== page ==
“We each do what we can. Why I am here every night, no?” replied Abu-Bakr curtly. “Keeping a close eye on everything. Everything! Keeping chaos from swallowing us up. Making sure no trouble-makers hiding here or there. Provocateurs. Destroyers of our country.”
Joanne laughed out loud. “Really?” she said. “That’s your job? That’s what you’ve been doing?”
Nabil glared at her and shook his head sharply.
Abu-Bakr smiled. “We adapt with the times, no? Just like our friends in America. They dance with us when the times are good, waltz away when the times are bad. Proclaim their innocence. Always their innocence.”
Neena shrugged, stood up abruptly, and said to Abu -Bakr “Vous m’ennuyez!” Then she brushed past him. She changed the CD. Tempo now fast and furious.
“The Gypsy Kings.” Joanne exclaimed happily. “Bamboleo. I love that song,”
Abu-Bakr rose, held a fat paw out to her. “So a dance?” he asked. “Nothing cheers old Neena up like the sight of good friends dancing.”
“I think we are all too tired for dancing,” Nabil interjected.
Joanne didn’t respond; she kept her arms folded in front of her.
Abu-Bakr ignored Nabil and persisted, “Or are you afraid? Will you run away?”
Joanne stared at him.
“Maybe another time,” said Nabil.
Joanne laughed, rolled her eyes. “Alright,” she said. “Why not?”
She swung past Abu-Bakr, and he turned on his heels after her, caught up to her and pulled her close He tried to spin her around the small open area in front of the bar, moved jerkily with her across the floor, his glistening face almost touching hers. She rested her hands gingerly on his shoulders, avoiding the two large stains soaking his shirt. Like a songbird on the back of a lunging rhinoceros, Nabil thought. He started to get up, but Neena waved him down, took it upon herself: “Let her go you buffoon! Dégoûtant! She’s drowning in your sweat.”
Abu-Bakr pulled up short, let his hands fall off Joanne’s waist and stepped back. He turned to Joanne, palms up, and offered an exaggerated bow.
But Joanne glared at him, turned on her high heels, and strode straight to Nabil. “Air,” she said.
“Perhaps I am not a good enough dancer,” said Abu-Bakr as he followed Joanne back to the table. “I am, as they say, self-taught.”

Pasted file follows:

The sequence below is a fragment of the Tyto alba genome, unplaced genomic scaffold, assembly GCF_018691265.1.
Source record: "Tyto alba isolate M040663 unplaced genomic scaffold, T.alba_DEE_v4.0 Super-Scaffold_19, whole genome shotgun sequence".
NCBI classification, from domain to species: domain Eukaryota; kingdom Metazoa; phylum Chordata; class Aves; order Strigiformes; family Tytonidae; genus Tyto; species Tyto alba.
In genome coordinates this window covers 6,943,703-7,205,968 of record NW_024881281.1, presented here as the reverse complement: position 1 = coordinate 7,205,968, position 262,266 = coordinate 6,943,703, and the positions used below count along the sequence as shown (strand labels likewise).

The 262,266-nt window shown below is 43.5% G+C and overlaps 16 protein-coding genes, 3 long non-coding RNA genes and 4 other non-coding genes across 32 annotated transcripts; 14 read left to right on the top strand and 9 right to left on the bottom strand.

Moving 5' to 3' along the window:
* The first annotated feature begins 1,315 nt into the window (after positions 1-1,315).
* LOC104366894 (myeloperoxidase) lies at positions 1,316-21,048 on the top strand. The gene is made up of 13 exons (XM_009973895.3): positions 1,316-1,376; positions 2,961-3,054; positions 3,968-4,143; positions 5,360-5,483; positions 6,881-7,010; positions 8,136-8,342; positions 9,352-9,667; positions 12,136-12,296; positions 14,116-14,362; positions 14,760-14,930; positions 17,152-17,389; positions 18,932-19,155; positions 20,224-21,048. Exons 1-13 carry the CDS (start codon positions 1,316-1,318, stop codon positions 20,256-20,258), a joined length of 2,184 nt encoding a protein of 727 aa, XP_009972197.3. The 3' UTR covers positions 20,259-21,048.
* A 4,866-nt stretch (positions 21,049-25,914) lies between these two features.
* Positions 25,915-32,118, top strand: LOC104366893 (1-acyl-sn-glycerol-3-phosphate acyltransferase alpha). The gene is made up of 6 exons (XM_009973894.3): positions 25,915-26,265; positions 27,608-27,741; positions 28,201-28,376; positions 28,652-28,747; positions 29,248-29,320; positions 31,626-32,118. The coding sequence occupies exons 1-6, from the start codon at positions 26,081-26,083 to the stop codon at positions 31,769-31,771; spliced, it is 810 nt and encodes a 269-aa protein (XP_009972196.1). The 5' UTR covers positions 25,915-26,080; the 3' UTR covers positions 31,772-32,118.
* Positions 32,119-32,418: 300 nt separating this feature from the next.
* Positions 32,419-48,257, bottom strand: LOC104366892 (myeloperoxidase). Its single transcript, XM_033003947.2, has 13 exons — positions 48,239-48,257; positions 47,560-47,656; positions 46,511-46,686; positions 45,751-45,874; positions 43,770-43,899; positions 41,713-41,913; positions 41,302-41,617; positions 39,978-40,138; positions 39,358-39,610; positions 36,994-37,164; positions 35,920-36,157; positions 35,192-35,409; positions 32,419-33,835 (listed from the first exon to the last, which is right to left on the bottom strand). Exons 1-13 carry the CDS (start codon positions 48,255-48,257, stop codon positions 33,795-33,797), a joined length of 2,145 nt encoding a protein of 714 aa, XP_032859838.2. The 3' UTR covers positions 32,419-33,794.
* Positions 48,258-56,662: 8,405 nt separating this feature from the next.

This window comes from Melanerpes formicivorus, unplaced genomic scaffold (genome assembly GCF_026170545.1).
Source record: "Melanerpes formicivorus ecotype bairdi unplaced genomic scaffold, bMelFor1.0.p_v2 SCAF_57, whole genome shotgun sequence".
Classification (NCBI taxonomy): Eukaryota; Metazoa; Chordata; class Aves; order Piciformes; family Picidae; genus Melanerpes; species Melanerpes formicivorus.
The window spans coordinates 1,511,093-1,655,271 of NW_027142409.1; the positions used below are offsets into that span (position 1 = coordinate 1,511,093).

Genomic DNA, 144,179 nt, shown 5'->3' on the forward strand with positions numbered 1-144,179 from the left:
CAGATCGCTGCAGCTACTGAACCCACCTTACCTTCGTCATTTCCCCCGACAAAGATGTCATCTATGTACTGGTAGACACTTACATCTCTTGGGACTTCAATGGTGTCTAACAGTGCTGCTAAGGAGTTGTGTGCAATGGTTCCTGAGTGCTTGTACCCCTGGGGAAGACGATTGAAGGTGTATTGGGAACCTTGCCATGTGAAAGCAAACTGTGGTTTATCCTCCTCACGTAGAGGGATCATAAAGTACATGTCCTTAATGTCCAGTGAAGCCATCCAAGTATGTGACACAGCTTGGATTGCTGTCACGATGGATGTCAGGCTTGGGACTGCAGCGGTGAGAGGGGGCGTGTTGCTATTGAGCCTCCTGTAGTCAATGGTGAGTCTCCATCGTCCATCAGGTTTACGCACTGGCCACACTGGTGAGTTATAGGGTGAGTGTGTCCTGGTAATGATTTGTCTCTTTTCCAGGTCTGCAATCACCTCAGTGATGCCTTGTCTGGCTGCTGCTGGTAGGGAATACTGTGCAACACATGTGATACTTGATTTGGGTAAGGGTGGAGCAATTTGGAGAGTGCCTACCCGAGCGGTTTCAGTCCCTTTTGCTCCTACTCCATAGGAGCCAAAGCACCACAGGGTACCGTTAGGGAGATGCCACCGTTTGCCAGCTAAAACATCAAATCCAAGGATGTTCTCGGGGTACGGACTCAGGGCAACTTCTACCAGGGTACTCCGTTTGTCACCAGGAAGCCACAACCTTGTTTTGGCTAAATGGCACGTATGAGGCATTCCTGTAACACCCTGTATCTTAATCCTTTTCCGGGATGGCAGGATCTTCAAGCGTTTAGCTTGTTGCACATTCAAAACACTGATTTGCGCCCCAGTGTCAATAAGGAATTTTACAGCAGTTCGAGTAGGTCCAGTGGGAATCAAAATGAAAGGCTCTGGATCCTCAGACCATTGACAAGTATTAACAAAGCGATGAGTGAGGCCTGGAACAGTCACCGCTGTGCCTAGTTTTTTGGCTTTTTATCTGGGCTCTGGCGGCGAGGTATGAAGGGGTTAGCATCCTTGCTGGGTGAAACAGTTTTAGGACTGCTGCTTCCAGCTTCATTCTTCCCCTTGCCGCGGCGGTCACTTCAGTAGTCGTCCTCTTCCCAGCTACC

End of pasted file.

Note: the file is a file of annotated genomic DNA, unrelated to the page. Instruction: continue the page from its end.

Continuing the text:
“You are, as they say, a fool,” said Neena sharply. “Take her out to the terrace Nabil. A nice breeze. Away from all this.”
“Let’s go,” said Nabil. He tried to put his arms around Joanne’s shoulders, but she shrugged him off.
On the terrace, in the moonlight, Nabil turned his back to the sea and leaned against the wooden railing. He said, “That fat fuck.”
“Oh please,” Joanne said. “I could give a damn. Just with all of you sitting around it felt like a spectacle.”
She turned away from him and clicked to the end of the terrace. Nabil followed, stood behind her, neither close nor far.
She peered out over the Mediterranean, white caps out there. Finally, she said, “I don’t mind staying here.” She held herself tight. “I don’t mind one bit. I don’t need to go anywhere else.”
“Let’s see how things go,” Nabil said.
“It’s okay,” she said.
“Maybe there will be trains out of Alexandria and we can get to Cairo. Figure things out from there.” He put a hand on her waist.
She shook her head, brushed windswept hair from her eyes. “It’s just fine with me to stay for now. Can’t imagine that it’s any better anywhere else.” She took a deep breath and peered out at the water that was dappled in the moonlight. “Let’s go back in.”
In the bar the German couple was sitting at a table in the back and talking with worried intensity. The Australian hiker had dozed off in a corner, his sunburned legs and scruffy boots stretched out in front of him, his chin on his chest. A small contingent of Chinese tourists had stood up from their table to leave. Neena was nowhere in sight.